• The Dark Knight Returns: Frank Miller’s 1980s comic, with old, angry Batman, and Superman as Reagan’s personal WMD, produced as a two part film
  • Justice League: Doom. Members of the Justice League are taken out one by one… and cold, indifferent Batman’s to blame
  • The Flashpoint Paradox: In an alternate timeline sparked by the Flash’s nemesis, Batman has no issues with firearms… or whiskey

It’s fun to see the old heroes re-imagined by my peers. Superman is what we’d like to be: all powerful, generous, and above it all, retreating to a spacious crystalline fortress when the world’s problems overwhelm us. Batman is what we’d really be, given the chance: rich, misunderstood, and eventually broken, left cursing at a screen in a dimly-lit cave.

To my surprise, it’s another DC hero — the Flash — who speaks to me now. I too am just a guy, running around, trying to fix everything, and needing allies to get me out of scrapes. I’m not strong like Superman, or smart like Batman. I’m just trying to keep up with my kids, with my job, with my second wife, and all I know to do when the world overwhelms me is run faster.

Looking back over my life, even with all the good that’s in it, if I had Flash’s power, I too would be tempted to run so fast I broke the time barrier, saved Dad, made wiser decisions, and left this world behind. The memory of my life would exist as a dark comic book in this new world, a place where life is joyful, God is smiling, and Superman isn’t necessary.

The catch? In such a place, I’d have nothing to say, and Homer’s words would have never reached me:

Tell me, muse, of the man of many ways, who was driven
far journeys, after he had sacked Troy’s sacred citadel.
Many were they whose cities he saw, whose minds he learned of,
many the pains he suffered in his spirit on the wide sea,
struggling for his own life and the homecoming of his companions.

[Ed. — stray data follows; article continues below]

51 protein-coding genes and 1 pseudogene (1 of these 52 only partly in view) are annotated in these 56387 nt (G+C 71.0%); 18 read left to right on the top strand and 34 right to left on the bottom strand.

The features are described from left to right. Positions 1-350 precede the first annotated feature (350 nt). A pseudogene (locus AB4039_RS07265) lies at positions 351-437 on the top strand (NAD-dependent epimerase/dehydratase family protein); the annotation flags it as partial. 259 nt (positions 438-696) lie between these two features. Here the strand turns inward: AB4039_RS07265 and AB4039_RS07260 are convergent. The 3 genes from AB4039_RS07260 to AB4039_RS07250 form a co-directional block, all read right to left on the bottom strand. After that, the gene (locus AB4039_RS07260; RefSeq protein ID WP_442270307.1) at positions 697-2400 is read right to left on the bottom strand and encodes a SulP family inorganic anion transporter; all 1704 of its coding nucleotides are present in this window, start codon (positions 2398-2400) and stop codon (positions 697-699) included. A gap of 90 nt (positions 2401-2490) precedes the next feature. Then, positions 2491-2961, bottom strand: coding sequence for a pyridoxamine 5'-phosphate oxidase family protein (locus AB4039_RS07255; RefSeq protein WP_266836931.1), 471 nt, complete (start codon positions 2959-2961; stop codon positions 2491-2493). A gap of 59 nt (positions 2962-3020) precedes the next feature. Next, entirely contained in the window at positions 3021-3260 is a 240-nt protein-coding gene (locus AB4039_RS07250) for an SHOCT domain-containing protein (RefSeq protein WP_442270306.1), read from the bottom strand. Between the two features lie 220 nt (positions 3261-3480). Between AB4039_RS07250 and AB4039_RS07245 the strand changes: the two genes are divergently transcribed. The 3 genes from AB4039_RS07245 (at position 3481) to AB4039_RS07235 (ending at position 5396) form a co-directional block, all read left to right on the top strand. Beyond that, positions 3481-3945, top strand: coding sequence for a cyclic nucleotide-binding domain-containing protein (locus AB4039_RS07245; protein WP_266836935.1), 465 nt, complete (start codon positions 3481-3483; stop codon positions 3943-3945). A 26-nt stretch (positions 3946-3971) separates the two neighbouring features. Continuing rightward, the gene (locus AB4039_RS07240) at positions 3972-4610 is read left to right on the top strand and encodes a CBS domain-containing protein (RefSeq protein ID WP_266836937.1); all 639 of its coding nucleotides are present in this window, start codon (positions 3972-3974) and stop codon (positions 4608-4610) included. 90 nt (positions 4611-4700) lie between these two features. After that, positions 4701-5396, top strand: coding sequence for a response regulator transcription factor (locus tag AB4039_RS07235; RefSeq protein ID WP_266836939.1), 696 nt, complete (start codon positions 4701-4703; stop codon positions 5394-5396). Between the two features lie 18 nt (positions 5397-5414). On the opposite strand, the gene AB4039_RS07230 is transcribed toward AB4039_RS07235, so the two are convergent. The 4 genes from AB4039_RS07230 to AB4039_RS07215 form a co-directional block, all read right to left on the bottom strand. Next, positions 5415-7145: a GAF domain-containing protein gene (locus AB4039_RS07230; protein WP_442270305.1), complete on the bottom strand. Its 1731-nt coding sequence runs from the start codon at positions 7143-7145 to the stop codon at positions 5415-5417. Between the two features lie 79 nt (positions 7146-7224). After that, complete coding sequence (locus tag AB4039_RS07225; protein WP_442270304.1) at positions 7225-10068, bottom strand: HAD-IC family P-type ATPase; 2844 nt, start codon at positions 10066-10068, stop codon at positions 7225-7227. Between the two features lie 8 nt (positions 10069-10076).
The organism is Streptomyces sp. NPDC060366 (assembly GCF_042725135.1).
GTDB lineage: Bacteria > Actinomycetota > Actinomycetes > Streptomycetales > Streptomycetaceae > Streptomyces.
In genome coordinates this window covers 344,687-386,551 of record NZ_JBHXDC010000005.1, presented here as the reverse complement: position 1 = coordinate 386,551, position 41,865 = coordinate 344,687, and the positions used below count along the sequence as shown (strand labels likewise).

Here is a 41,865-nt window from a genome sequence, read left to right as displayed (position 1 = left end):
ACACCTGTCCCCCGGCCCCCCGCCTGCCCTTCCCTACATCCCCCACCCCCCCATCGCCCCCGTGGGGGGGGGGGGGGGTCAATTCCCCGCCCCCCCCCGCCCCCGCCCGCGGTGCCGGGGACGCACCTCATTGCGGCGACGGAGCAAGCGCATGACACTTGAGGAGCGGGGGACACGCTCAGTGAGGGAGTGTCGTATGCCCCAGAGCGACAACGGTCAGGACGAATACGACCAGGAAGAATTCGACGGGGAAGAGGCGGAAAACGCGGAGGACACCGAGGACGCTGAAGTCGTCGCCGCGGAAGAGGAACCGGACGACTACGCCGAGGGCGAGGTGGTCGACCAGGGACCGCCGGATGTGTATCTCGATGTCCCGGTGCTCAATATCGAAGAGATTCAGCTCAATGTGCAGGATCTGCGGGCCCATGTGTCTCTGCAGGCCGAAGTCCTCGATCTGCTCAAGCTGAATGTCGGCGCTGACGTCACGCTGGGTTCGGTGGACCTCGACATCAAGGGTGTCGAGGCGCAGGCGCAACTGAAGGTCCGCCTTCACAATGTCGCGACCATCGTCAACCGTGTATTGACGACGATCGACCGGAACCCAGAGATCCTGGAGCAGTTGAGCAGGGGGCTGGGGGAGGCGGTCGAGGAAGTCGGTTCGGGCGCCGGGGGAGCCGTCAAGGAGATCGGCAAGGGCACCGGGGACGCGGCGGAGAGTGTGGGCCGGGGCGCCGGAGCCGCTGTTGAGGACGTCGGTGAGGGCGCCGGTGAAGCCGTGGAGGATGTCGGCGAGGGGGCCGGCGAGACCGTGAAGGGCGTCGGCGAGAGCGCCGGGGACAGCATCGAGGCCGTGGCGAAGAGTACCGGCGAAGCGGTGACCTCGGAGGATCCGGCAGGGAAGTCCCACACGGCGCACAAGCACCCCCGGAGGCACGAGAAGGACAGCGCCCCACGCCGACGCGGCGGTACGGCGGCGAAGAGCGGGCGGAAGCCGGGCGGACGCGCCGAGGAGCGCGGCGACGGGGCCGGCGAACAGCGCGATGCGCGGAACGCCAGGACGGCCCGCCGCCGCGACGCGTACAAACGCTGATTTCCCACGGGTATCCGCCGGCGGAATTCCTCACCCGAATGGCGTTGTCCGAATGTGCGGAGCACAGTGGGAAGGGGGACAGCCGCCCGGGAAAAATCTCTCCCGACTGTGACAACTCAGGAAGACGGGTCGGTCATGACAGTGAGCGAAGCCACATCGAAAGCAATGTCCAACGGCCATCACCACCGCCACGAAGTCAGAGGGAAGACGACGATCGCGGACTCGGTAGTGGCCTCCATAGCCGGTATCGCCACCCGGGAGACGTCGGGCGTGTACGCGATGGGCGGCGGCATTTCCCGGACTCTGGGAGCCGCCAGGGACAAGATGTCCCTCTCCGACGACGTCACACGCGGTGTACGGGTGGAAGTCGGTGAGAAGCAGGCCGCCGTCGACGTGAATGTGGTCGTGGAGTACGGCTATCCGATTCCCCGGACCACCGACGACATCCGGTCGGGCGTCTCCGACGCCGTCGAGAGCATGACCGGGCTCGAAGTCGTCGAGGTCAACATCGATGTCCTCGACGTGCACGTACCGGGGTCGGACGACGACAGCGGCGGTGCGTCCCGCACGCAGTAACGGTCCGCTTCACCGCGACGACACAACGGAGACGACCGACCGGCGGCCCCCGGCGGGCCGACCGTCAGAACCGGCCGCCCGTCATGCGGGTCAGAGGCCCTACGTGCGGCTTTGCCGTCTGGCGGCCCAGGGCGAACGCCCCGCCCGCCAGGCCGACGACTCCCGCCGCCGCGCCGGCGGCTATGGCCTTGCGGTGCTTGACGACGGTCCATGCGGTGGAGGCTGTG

The Odyssey, Book I, Verses 1-5, translated by Richmond Lattimore.

Suffering doesn’t make you a hero. It just gives you the opportunity to become one.

Whether that hero is Odysseus, the ancient Greek answer to Batman who struggles for a decade, or Leopold Bloom, the modernist answer to Odysseus who struggles through a single day, is up to each of us.

(I chose the Flash.)

Letting go

April 12, 2015 — 6 Comments
Leonid Pasternak, The Passion of Creation, 19th century.

Leonid Pasternak, The Passion of Creation, 19th century.

Sometimes you need a little booze and a lot of months between you and your writing before you can see it clearly.

Last night at a cookout, some friends told me what they liked and didn’t like about my scifi trilogy. It matched what I’d seen in reviews, and from sales: They liked the first book, but not the other two. With a couple of beers and a year or two since writing them, I could see why.

When I wrote 300 MILES TO GALVESTON, I decided I was writing a trilogy, for no other reason than “I feel like writing a trilogy.” It had nothing to do with whether or not the story merited three books.

I had a clear vision for the first book. Well, maybe that’s revisionist history… I had a focused passion for the story, even if I didn’t know where it was going. I wrote it in six weeks, and had that good feeling I got when I’d crafted a decent short story in college. I’d missed that in my life. I needed to feel that, again.

My friend Evan designed an elegant, clever cover, and I felt even better about it. Then it made $300 in the first month on Amazon, and I felt like an author.